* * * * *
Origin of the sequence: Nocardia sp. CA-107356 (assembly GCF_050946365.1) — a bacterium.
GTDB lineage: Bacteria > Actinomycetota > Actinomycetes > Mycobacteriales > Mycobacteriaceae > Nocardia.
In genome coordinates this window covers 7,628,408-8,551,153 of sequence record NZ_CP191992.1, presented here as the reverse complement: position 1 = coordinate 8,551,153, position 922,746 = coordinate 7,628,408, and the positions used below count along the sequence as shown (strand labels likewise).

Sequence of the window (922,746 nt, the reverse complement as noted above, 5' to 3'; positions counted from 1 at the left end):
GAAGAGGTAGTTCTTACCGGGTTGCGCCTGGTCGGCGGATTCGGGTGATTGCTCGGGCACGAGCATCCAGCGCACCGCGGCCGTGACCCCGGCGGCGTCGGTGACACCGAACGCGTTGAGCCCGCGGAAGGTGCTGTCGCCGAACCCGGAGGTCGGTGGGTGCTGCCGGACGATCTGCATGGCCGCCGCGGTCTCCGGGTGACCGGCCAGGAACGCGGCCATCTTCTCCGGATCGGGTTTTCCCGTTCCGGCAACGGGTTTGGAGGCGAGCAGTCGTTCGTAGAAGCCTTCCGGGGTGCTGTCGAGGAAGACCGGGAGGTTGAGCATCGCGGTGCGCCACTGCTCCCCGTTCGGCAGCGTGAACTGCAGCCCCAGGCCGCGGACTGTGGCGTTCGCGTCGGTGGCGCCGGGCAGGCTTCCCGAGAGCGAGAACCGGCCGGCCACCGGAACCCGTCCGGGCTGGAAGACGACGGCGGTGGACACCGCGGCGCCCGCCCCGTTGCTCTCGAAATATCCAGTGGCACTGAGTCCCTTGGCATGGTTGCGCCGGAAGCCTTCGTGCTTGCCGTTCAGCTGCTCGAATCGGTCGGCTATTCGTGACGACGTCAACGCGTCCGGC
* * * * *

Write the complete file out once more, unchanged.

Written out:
Origin of the sequence: Nocardia sp. CA-107356 (assembly GCF_050946365.1) — a bacterium.
GTDB lineage: Bacteria > Actinomycetota > Actinomycetes > Mycobacteriales > Mycobacteriaceae > Nocardia.
In genome coordinates this window covers 7,628,408-8,551,153 of sequence record NZ_CP191992.1, presented here as the reverse complement: position 1 = coordinate 8,551,153, position 922,746 = coordinate 7,628,408, and the positions used below count along the sequence as shown (strand labels likewise).

Sequence of the window (922,746 nt, the reverse complement as noted above, 5' to 3'; positions counted from 1 at the left end):
GAAGAGGTAGTTCTTACCGGGTTGCGCCTGGTCGGCGGATTCGGGTGATTGCTCGGGCACGAGCATCCAGCGCACCGCGGCCGTGACCCCGGCGGCGTCGGTGACACCGAACGCGTTGAGCCCGCGGAAGGTGCTGTCGCCGAACCCGGAGGTCGGTGGGTGCTGCCGGACGATCTGCATGGCCGCCGCGGTCTCCGGGTGACCGGCCAGGAACGCGGCCATCTTCTCCGGATCGGGTTTTCCCGTTCCGGCAACGGGTTTGGAGGCGAGCAGTCGTTCGTAGAAGCCTTCCGGGGTGCTGTCGAGGAAGACCGGGAGGTTGAGCATCGCGGTGCGCCACTGCTCCCCGTTCGGCAGCGTGAACTGCAGCCCCAGGCCGCGGACTGTGGCGTTCGCGTCGGTGGCGCCGGGCAGGCTTCCCGAGAGCGAGAACCGGCCGGCCACCGGAACCCGTCCGGGCTGGAAGACGACGGCGGTGGACACCGCGGCGCCCGCCCCGTTGCTCTCGAAATATCCAGTGGCACTGAGTCCCTTGGCATGGTTGCGCCGGAAGCCTTCGTGCTTGCCGTTCAGCTGCTCGAATCGGTCGGCTATTCGTGACGACGTCAACGCGTCCGGC